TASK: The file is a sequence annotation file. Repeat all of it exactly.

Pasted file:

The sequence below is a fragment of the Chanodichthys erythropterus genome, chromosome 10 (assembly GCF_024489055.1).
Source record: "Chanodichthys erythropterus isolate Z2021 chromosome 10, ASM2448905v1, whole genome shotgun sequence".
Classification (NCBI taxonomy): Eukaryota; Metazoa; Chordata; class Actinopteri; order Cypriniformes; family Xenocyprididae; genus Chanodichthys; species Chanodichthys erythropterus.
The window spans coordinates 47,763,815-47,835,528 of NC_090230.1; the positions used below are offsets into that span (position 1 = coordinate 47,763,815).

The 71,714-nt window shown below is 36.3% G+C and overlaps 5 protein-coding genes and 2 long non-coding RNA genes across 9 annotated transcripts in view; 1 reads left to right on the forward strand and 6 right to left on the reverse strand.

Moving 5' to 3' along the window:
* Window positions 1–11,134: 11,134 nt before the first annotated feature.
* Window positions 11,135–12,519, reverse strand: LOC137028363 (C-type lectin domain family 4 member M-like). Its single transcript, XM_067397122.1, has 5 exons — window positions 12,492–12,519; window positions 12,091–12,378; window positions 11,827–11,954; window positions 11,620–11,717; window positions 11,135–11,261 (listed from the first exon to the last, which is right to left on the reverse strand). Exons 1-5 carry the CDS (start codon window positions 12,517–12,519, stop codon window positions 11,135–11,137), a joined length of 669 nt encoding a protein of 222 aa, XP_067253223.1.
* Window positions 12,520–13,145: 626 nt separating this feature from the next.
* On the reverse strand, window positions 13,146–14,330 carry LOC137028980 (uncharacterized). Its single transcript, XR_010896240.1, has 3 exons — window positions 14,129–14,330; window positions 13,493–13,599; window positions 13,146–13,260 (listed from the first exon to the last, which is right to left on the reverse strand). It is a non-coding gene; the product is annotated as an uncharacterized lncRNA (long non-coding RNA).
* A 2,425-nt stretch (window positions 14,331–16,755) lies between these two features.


The sequence below is a fragment of the Chanodichthys erythropterus genome, chromosome 10 (assembly GCF_024489055.1).
Source record: "Chanodichthys erythropterus isolate Z2021 chromosome 10, ASM2448905v1, whole genome shotgun sequence".
Classification (NCBI taxonomy): Eukaryota; Metazoa; Chordata; class Actinopteri; order Cypriniformes; family Xenocyprididae; genus Chanodichthys; species Chanodichthys erythropterus.
The window spans coordinates 47,763,815-47,835,528 of NC_090230.1; the positions used below are offsets into that span (position 1 = coordinate 47,763,815).

The 71,714-nt window shown below is 36.3% G+C and overlaps 5 protein-coding genes and 2 long non-coding RNA genes across 9 annotated transcripts in view; 1 reads left to right on the forward strand and 6 right to left on the reverse strand.

Moving 5' to 3' along the window:
* Window positions 1–11,134: 11,134 nt before the first annotated feature.
* Window positions 11,135–12,519, reverse strand: LOC137028363 (C-type lectin domain family 4 member M-like). Its single transcript, XM_067397122.1, has 5 exons — window positions 12,492–12,519; window positions 12,091–12,378; window positions 11,827–11,954; window positions 11,620–11,717; window positions 11,135–11,261 (listed from the first exon to the last, which is right to left on the reverse strand). Exons 1-5 carry the CDS (start codon window positions 12,517–12,519, stop codon window positions 11,135–11,137), a joined length of 669 nt encoding a protein of 222 aa, XP_067253223.1.
* Window positions 12,520–13,145: 626 nt separating this feature from the next.
* On the reverse strand, window positions 13,146–14,330 carry LOC137028980 (uncharacterized). Its single transcript, XR_010896240.1, has 3 exons — window positions 14,129–14,330; window positions 13,493–13,599; window positions 13,146–13,260 (listed from the first exon to the last, which is right to left on the reverse strand). It is a non-coding gene; the product is annotated as an uncharacterized lncRNA (long non-coding RNA).
* A 2,425-nt stretch (window positions 14,331–16,755) lies between these two features.